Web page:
Mother Jones

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Mother Jones

Mother Jones 1837~1930Social reformer and leader in the labor movement in the United States.

Labor activist Mother Jones was born Mary Harris Jones in 1830 in County Cork, Ireland. Mother Jones started out as a teacher and dressmaker and became a tireless fighter for the working class. In early years, she lived in Toronto, Canada, Michigan and Chicago, Illinois.Mother Jones experienced many great personal tragedies in the first part of her life. Jones lived in Memphis for a time, marrying George Jones, an iron worker and strong union supporter, in 1861. They had several children together, but an outbreak of yellow fever killed her husband and children in 1867. She returned to Chicago and found work as a dressmaker. But then she lost her home in the great Chicago fire of 1871. Mary’s father moved to the United States in the 1840s, and the rest of the family followed soon thereafter. In early years, she lived in Toronto, Canada, Michigan and Chicago, Illinois where her father worked Railroad construction. She knows that he didn't earn a lot. So,she start to became a tireless fighter for economic justice


In 1903 Jones organized children, who were working in mills and mines at the time, to participate in the "Children's Crusade", a march from Kensington, Philadelphia, Pennsylvania to Oyster Bay, New York, the home of President. As Mother Jones noted that many of the children at union headquarters had missing fingers and other disabilities, she attempted to get newspaper publicity about the conditions in Pennsylvania regarding child labor. However, permission to see President Roosevelt was denied by his secretary and it was suggested that Jones address a letter to the president requesting a visit with him. Even though Mother Jones wrote a letter for such permission, she never received an answer. But the incident brought the issue of child labor to the forefront of the public agenda.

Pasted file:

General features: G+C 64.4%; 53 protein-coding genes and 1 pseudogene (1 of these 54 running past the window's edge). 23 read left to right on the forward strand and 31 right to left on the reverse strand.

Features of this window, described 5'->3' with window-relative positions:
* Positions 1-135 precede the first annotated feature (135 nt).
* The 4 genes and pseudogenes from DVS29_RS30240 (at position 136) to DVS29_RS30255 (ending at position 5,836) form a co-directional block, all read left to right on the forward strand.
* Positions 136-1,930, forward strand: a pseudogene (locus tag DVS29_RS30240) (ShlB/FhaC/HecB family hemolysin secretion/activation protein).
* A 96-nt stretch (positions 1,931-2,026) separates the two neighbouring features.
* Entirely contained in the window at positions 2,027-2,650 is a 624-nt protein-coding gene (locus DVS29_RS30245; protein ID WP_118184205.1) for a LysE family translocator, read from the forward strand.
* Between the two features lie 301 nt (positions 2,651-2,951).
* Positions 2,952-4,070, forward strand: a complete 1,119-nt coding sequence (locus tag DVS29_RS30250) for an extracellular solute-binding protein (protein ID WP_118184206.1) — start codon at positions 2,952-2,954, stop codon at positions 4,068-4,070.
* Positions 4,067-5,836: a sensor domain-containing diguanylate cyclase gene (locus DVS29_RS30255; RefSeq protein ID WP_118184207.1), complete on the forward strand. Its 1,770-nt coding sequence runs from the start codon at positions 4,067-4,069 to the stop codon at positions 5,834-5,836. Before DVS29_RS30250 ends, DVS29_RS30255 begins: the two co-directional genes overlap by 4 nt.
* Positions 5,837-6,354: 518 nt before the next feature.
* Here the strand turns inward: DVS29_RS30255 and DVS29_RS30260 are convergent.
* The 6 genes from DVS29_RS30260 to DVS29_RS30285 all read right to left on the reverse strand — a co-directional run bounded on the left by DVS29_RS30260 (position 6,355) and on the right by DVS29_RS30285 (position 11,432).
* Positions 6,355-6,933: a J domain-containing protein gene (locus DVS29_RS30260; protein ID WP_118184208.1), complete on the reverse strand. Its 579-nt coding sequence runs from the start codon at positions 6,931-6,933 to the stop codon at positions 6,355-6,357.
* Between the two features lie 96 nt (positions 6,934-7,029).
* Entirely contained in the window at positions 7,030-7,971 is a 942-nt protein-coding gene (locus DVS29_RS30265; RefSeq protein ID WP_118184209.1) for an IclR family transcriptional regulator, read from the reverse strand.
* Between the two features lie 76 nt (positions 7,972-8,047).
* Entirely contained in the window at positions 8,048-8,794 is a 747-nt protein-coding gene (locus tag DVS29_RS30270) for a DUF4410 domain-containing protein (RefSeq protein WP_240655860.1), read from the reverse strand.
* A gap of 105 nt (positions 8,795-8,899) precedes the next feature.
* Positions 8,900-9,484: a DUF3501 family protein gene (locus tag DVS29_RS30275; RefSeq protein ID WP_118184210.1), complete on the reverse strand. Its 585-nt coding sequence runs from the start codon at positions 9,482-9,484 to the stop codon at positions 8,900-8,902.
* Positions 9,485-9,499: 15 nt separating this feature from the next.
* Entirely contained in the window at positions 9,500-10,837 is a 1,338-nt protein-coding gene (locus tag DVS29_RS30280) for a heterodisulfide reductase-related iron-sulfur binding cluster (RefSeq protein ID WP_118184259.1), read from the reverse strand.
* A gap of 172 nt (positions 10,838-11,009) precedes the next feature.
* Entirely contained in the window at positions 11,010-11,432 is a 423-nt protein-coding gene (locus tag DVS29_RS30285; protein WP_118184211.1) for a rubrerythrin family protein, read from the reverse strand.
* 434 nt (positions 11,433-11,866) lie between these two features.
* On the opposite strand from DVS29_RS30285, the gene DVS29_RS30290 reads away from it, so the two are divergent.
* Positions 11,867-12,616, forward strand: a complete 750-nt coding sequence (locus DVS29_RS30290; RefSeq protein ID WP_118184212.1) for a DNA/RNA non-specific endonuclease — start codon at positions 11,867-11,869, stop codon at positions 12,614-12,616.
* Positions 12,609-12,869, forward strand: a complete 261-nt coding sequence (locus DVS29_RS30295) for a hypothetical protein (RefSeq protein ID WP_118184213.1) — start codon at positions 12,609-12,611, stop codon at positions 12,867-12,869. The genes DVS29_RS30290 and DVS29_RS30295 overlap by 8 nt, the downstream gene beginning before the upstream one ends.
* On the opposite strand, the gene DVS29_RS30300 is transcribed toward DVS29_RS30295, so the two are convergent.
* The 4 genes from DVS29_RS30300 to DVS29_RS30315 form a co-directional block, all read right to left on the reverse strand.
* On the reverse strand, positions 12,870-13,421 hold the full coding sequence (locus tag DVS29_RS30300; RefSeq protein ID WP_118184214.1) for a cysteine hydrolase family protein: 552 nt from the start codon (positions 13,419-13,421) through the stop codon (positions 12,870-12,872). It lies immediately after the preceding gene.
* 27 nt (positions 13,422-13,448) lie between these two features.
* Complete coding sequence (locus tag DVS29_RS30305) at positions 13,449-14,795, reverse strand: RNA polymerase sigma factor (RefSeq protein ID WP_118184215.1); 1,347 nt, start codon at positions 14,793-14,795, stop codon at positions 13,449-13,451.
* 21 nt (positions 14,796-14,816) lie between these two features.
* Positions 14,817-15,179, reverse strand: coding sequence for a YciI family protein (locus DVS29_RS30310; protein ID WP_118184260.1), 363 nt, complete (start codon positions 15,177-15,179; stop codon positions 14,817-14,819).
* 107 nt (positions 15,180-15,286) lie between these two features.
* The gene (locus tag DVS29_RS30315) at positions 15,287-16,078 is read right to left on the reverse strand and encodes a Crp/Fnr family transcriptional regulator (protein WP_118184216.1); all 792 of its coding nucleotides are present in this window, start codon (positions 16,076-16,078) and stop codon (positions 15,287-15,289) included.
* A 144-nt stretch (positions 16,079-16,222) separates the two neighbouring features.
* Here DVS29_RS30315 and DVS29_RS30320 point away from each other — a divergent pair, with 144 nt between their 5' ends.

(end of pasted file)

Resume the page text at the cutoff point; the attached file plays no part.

Reform Accomplishments

-I believe that no man who holds a leader's position should ever accept favors from either side. He is then committed to show favors. A leader must stand alone.-Injustice boils in men's hearts as does steel in its cauldron, ready to pour forth, white hot, in the fullness of time.-I'm not a humanitarian, I'm a hell-raiser.-I have never had a vote, and I have raised hell all over this country. You don't need a vote to raise hell! You need convictions and a voice!

She moved to Chicago to explore the possibilities of becoming a professional dressmaker, but, at age 30, returned to teaching, this time in Memphis, Tennessee. Work was plentiful in Tennessee, and for a time the family enjoyed a modest prosperity. But in 1867 a sudden yellow fever epidemic swept through Memphis, taking the lives of Mary's husband and all of her children. At 37, Mary Jones's life was devastated and she was completely on her own. She returned to Chicago and worked as a dressmaker, but her bad luck continued when her dressmaking business was destroyed in the Chicago Fire of 1871. Homeless and penniless, she turned to her deceased husband's fellow union members for help. Their compassion towards her touched her heart. She felt that the union had saved her life. From that time on, she pursued union organizing with an astonishing enthusiasm that made her an American legend.


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